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Comfort Letters and Post-Year-End Offerings

Publisher: Day Pitney Alert
January 21, 2011
Day Pitney Author(s) Ronald H. Janis Michael T. Rave

When an issuer files a registration statement or undertakes an offering after its fiscal year-end but before the issuance of its annual audited financial statements, difficulties may arise as to the level of comfort that an issuer's accountant may provide. Registration statements that are filed after a fiscal year-end but before the annual audited financial statements are issued often include or incorporate by reference so-called "capsule financial information" for the fourth quarter and/or the full year. Underwriters will generally request a comfort letter with respect to the capsule information as part of their due diligence procedures. Accountants are often reluctant to provide certain comfort procedures relating to such capsule information, as the financial statements underlying the information have not been issued and the information is therefore subject to change. This article provides guidance for underwriters with respect to comfort letter procedures relating to the financial information included in registration statements prior to the issuance of year-end audited financial statements.

Guidance from the AICPA

The AICPA's Center for Public Company Audit Firms' SEC regulations committee has issued a white paper discussing the various types of comfort letter procedures on capsule financial information that underwriters may request and a discussion of what comfort, if any, that accountants may provide. Such procedures include:

  • Negative assurance that the full-year capsule information has been reviewed pursuant to Statement on Auditing Standards No. 100, "Interim Financial Information" ("SAS 100"):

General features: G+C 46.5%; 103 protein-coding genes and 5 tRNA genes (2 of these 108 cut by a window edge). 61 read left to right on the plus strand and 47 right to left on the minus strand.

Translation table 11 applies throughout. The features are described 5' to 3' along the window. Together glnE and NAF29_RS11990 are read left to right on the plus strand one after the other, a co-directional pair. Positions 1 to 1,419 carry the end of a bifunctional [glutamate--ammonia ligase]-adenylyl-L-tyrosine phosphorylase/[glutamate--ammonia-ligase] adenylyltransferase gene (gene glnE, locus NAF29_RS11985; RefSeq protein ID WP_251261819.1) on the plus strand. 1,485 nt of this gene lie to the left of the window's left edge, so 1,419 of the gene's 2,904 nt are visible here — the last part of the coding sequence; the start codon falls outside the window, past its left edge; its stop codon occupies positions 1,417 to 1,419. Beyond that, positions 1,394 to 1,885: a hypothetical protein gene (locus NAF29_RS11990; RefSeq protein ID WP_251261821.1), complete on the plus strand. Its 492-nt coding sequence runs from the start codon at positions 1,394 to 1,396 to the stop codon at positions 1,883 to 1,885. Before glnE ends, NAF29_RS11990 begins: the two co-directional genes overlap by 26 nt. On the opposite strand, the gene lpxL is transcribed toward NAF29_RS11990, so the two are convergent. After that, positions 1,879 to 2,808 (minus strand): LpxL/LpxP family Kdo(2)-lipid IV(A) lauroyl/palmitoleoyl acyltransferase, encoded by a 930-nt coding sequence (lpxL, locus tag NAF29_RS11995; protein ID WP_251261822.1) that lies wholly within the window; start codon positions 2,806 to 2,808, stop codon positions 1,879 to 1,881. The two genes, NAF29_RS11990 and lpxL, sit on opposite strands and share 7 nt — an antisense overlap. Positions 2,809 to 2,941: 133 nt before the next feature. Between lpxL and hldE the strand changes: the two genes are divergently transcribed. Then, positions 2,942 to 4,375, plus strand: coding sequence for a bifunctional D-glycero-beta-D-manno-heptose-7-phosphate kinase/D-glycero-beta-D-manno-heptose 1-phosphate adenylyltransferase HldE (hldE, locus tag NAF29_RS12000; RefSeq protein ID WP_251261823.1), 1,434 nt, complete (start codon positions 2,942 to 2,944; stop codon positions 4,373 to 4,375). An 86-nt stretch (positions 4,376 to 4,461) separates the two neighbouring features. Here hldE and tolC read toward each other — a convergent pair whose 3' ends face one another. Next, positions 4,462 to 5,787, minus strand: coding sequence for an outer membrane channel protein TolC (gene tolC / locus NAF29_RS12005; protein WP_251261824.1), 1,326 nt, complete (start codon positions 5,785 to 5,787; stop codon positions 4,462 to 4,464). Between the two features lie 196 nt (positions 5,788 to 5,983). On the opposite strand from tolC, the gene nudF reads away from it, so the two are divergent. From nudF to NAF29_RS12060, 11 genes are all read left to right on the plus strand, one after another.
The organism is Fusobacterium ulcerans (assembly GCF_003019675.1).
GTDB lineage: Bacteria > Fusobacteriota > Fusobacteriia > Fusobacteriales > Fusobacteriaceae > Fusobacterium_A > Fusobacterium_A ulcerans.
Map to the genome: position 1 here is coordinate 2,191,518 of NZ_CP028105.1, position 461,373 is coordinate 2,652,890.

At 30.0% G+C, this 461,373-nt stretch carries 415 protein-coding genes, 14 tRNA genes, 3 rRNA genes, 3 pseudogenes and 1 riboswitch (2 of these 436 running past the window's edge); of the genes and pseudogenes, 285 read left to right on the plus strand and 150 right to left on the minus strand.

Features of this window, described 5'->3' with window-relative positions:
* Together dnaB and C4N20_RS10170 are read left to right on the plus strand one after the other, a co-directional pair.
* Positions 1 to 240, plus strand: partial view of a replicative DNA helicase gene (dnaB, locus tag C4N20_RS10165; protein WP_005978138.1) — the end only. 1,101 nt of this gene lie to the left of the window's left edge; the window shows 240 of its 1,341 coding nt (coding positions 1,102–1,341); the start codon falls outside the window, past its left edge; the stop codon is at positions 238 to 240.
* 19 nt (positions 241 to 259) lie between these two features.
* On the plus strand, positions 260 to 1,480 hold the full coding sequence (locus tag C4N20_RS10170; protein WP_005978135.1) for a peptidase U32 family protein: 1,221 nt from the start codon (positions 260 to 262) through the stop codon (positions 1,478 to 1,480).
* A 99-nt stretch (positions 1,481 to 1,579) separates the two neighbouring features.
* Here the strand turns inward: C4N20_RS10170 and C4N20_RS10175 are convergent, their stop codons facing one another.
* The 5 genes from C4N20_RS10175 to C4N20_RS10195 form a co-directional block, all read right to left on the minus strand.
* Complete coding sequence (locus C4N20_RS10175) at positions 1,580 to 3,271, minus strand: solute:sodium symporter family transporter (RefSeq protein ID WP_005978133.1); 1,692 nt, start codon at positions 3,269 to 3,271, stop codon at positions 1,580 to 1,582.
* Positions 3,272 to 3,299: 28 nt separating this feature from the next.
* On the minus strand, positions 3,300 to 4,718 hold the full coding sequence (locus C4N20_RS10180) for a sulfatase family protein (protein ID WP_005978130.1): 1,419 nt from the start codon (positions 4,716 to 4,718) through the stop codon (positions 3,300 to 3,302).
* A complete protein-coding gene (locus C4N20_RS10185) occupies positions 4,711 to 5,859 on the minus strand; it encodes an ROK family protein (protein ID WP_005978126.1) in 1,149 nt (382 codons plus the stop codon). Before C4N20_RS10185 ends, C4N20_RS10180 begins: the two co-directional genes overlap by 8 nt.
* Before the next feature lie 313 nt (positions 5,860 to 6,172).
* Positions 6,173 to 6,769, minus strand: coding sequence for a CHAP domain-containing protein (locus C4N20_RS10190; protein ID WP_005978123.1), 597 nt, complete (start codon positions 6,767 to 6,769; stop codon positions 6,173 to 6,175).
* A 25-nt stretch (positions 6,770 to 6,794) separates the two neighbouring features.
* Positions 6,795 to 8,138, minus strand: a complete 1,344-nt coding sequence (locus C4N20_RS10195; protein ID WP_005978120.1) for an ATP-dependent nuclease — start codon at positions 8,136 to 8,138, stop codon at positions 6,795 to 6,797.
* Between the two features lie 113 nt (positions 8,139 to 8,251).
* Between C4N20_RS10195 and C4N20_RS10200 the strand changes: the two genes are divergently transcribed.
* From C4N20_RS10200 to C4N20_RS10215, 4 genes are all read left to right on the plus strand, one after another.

- Accountants are not permitted to provide this information, as SAS 100 applies only to interim financial information.
  • Positive assurance that the year-end capsule financial information has been audited:

    - Accountants may not comment on the completeness (or the status, other than the fact that the audit is subject to completion) of the audit prior to the issuance of the issuer's financial statements, as the issuer and the auditor are responsible for evaluating post-balance sheet subsequent events for their impact up to the issuance date.
  • Negative assurance that the fourth quarter capsule information has been reviewed pursuant to SAS 100:

    - After accountants have performed a SAS 100 review, they are permitted to provide negative assurance on the unaudited condensed interim information, provided that they (i) state that the information has not been audited, (ii) state that they cannot express an opinion on the information and (iii) attach the fourth quarter financial statements to the comfort letter if these are not included in the registration statement.

    - Accountants should wait until audit fieldwork is "substantially complete" and the year-end financial statements are in "substantially final form" (as determined by the accountant using his/her professional judgment).
  • Reading fourth quarter unaudited financial information and reporting certain changes:

    - Accountants are permitted to provide negative assurance for the final quarter and that they are unaware of certain changes in the statement amounts.

    - Accountants:
    • should only provide such negative assurance regarding specified changes when audit fieldwork is substantially complete (even if the year-end financial statements are not in substantially final form);

    • may require the issuer to publicly disclose fourth quarter information in advance of providing comfort, for example, by filing a Form 8-K with primary financial statements but no footnotes;

    • may choose to disclose that they have not completed their audit of the full year statements and that the fourth quarter remains subject to change; and

    • may elect to provide comfort on a shorter period within the fourth quarter even if the audit fieldwork is not substantially complete.
  • Inquiring of issuer officials as to changes in specified financial statement elements:

    - Accountants may provide negative assurance that they have questioned issuer officials and that they are unaware of certain changes in the financial statement elements up to 135 days from the end of the most recent period for which an audit review has been performed.

    - Accountants:
    • should, if the cutoff date is year-end, make inquiries only after the year-end audit fieldwork is substantially complete (even if the year-end financial statements are not in substantially final form); and

    • may, if the cutoff date is not year-end, choose to wait until the audit fieldwork is substantially complete or choose to report the results of the inquiries rather than expressing a general negative assurance.